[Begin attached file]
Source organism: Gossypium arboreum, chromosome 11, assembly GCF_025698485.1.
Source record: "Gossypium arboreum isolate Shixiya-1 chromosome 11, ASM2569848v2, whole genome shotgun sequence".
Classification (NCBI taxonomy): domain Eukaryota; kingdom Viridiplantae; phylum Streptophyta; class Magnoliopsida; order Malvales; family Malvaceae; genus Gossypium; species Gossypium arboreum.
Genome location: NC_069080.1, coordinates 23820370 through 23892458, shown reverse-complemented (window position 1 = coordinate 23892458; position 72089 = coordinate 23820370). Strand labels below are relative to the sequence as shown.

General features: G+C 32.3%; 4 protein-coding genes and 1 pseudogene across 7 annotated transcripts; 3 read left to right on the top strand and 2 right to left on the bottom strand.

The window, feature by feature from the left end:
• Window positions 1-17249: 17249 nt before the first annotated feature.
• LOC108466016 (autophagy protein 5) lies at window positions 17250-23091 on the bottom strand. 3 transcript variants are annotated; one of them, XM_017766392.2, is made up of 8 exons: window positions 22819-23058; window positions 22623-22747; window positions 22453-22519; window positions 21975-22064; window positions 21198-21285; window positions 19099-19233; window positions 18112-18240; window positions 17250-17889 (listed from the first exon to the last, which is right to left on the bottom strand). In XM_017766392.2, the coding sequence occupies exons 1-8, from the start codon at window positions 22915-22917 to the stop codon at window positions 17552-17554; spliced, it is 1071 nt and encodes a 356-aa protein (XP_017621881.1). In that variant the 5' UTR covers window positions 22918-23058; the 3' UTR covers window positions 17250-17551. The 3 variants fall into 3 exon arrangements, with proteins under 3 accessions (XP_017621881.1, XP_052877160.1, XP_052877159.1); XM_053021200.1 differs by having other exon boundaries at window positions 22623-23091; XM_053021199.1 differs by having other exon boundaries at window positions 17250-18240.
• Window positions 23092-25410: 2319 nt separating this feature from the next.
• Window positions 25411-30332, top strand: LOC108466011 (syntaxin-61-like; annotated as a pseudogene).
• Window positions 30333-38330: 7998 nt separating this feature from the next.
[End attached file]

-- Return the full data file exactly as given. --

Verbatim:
Source organism: Gossypium arboreum, chromosome 11, assembly GCF_025698485.1.
Source record: "Gossypium arboreum isolate Shixiya-1 chromosome 11, ASM2569848v2, whole genome shotgun sequence".
Classification (NCBI taxonomy): domain Eukaryota; kingdom Viridiplantae; phylum Streptophyta; class Magnoliopsida; order Malvales; family Malvaceae; genus Gossypium; species Gossypium arboreum.
Genome location: NC_069080.1, coordinates 23820370 through 23892458, shown reverse-complemented (window position 1 = coordinate 23892458; position 72089 = coordinate 23820370). Strand labels below are relative to the sequence as shown.

General features: G+C 32.3%; 4 protein-coding genes and 1 pseudogene across 7 annotated transcripts; 3 read left to right on the top strand and 2 right to left on the bottom strand.

The window, feature by feature from the left end:
• Window positions 1-17249: 17249 nt before the first annotated feature.
• LOC108466016 (autophagy protein 5) lies at window positions 17250-23091 on the bottom strand. 3 transcript variants are annotated; one of them, XM_017766392.2, is made up of 8 exons: window positions 22819-23058; window positions 22623-22747; window positions 22453-22519; window positions 21975-22064; window positions 21198-21285; window positions 19099-19233; window positions 18112-18240; window positions 17250-17889 (listed from the first exon to the last, which is right to left on the bottom strand). In XM_017766392.2, the coding sequence occupies exons 1-8, from the start codon at window positions 22915-22917 to the stop codon at window positions 17552-17554; spliced, it is 1071 nt and encodes a 356-aa protein (XP_017621881.1). In that variant the 5' UTR covers window positions 22918-23058; the 3' UTR covers window positions 17250-17551. The 3 variants fall into 3 exon arrangements, with proteins under 3 accessions (XP_017621881.1, XP_052877160.1, XP_052877159.1); XM_053021200.1 differs by having other exon boundaries at window positions 22623-23091; XM_053021199.1 differs by having other exon boundaries at window positions 17250-18240.
• Window positions 23092-25410: 2319 nt separating this feature from the next.
• Window positions 25411-30332, top strand: LOC108466011 (syntaxin-61-like; annotated as a pseudogene).
• Window positions 30333-38330: 7998 nt separating this feature from the next.